Least Priority = Most Damage, The Flaw of Underestimating IoT Cyber Security

“While traditional cybersecurity has grabbed the nation’s attention, IoT security has been somewhat under the radar, even for some companies that have a lot to lose through a breach”

These are the words of Stefan Bewley, the Director of strategy consulting firm Altman Vilandrie and Company. The unfortunate truth behind the IoT solutions boom is that not enough companies are taking securing it seriously enough.

The International Business Times published an article Sunday addressing this perilous lack of focus when it comes to the security of the increasingly convenient Internet of Things in the industry sector. Despite the fact that industrial IoT integration is only expected to increase in the coming years, companies are still failing to take precautions against the damage that a cyber breach can cause. What many companies are failing to realize, is that as they continue to develop internet-enabled technologies to further the efficiency of their businesses, the amount of destruction a malicious cyber breach can cause increases in tandem.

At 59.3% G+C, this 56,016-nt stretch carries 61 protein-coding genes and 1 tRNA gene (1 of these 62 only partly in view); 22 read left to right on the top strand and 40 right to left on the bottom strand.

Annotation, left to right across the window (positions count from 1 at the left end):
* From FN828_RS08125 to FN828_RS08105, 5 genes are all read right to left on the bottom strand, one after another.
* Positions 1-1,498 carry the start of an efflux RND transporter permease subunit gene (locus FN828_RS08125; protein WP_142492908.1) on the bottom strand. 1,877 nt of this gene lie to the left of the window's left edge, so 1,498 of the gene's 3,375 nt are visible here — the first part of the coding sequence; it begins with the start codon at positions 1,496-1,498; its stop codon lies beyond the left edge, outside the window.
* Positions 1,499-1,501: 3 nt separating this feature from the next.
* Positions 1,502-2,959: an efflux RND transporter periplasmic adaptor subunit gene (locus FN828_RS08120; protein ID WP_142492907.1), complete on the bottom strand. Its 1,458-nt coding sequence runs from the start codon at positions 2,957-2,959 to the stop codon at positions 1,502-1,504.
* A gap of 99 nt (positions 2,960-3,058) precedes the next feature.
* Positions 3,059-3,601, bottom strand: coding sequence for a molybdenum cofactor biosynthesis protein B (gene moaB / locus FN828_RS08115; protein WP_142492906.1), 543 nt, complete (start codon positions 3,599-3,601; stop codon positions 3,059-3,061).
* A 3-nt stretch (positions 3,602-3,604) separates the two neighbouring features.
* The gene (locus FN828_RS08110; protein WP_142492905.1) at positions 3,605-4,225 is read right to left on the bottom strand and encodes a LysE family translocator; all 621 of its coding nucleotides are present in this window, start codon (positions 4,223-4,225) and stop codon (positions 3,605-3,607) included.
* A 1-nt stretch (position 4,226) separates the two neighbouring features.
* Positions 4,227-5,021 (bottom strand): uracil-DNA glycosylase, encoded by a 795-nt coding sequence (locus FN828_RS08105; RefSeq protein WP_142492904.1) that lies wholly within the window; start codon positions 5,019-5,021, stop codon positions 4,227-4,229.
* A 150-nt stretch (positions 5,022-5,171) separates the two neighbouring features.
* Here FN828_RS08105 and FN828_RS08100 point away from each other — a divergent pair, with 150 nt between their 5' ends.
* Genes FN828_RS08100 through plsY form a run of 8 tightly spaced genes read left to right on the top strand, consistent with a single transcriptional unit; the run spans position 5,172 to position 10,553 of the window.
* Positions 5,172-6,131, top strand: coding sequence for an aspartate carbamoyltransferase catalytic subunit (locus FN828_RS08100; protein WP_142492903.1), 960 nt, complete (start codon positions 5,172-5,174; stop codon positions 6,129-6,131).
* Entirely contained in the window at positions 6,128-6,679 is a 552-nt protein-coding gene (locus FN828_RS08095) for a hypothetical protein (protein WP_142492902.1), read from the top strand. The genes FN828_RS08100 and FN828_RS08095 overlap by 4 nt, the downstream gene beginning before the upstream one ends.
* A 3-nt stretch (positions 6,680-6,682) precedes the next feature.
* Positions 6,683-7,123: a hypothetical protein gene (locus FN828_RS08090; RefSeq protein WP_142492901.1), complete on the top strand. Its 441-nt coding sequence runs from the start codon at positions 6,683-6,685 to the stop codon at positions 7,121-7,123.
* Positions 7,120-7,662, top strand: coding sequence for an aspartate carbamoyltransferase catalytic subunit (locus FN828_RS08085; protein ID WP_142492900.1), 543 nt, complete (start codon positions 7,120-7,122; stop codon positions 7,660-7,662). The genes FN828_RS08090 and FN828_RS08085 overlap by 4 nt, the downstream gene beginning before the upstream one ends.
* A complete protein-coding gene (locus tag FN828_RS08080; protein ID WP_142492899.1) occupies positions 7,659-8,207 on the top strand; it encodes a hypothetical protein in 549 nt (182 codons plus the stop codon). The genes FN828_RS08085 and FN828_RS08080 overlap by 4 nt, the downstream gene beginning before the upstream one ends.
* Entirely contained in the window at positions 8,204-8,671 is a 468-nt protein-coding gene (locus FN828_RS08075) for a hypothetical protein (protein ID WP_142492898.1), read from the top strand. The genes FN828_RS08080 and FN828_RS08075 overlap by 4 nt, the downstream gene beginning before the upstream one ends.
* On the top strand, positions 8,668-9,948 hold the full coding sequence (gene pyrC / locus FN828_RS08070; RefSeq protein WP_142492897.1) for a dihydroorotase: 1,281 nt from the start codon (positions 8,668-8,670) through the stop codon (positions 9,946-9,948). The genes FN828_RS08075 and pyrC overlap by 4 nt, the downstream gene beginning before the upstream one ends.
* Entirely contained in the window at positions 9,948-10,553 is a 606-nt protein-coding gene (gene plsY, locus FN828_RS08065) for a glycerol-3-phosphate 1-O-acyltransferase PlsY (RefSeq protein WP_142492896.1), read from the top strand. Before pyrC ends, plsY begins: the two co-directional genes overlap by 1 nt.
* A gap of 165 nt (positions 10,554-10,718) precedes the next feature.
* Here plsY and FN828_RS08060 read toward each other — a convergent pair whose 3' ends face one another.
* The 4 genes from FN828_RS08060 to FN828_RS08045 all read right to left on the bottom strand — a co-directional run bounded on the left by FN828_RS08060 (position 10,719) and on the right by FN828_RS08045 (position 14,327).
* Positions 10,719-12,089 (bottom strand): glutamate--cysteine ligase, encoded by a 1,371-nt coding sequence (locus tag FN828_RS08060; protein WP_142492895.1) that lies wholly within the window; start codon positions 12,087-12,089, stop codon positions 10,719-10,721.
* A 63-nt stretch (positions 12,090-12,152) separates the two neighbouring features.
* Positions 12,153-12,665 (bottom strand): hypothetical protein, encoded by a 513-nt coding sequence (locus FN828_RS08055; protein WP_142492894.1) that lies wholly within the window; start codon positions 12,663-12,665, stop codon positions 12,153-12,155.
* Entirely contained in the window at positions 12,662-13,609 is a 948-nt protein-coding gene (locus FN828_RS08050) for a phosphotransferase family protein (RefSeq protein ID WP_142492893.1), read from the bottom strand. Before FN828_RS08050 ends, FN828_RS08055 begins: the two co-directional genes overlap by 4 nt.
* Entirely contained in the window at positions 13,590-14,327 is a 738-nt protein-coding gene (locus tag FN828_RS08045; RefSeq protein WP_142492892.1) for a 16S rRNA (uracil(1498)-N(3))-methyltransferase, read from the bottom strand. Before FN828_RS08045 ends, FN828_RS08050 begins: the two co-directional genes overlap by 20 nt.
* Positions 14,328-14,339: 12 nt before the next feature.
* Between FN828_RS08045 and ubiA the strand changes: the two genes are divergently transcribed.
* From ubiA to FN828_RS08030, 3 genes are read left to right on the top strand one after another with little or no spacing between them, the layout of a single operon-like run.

Roughly 68 percent of companies recognize that IoT security is a distinct category of security.  However they fall short when it comes to actually allocating resources to properly deal with it, because only 43 percent have independent budgets for it. This negligence has proven disastrous for some businesses, with damages caused by cyber breaches ranging from almost $5 million in smaller firms to nearly $2 billion in larger ones. On a global scale, the stakes of the IoT game are not being taken seriously enough, a thought pattern that is wholly unwise and surely unsustainable in the long term.

Without a holistic approach to security, no IoT can ever truly be secure. Every smart watch, wireless heart monitor and WiFi camera connected to a network becomes a potential entry point for an attacker. The intellectual awakening that the businesses of today need to undergo is, unfortunately, still far-off. Without companies like Trillium are dedicated to spreading awareness ofthe need for security in any IoT setting, be it business or personal, IoT development is just a figurative time bomb that grows larger every year. Until the world moves on from traditional IT security and embraces the coming IoT revolution, we may as well be trying to lock a gate with a safety pin.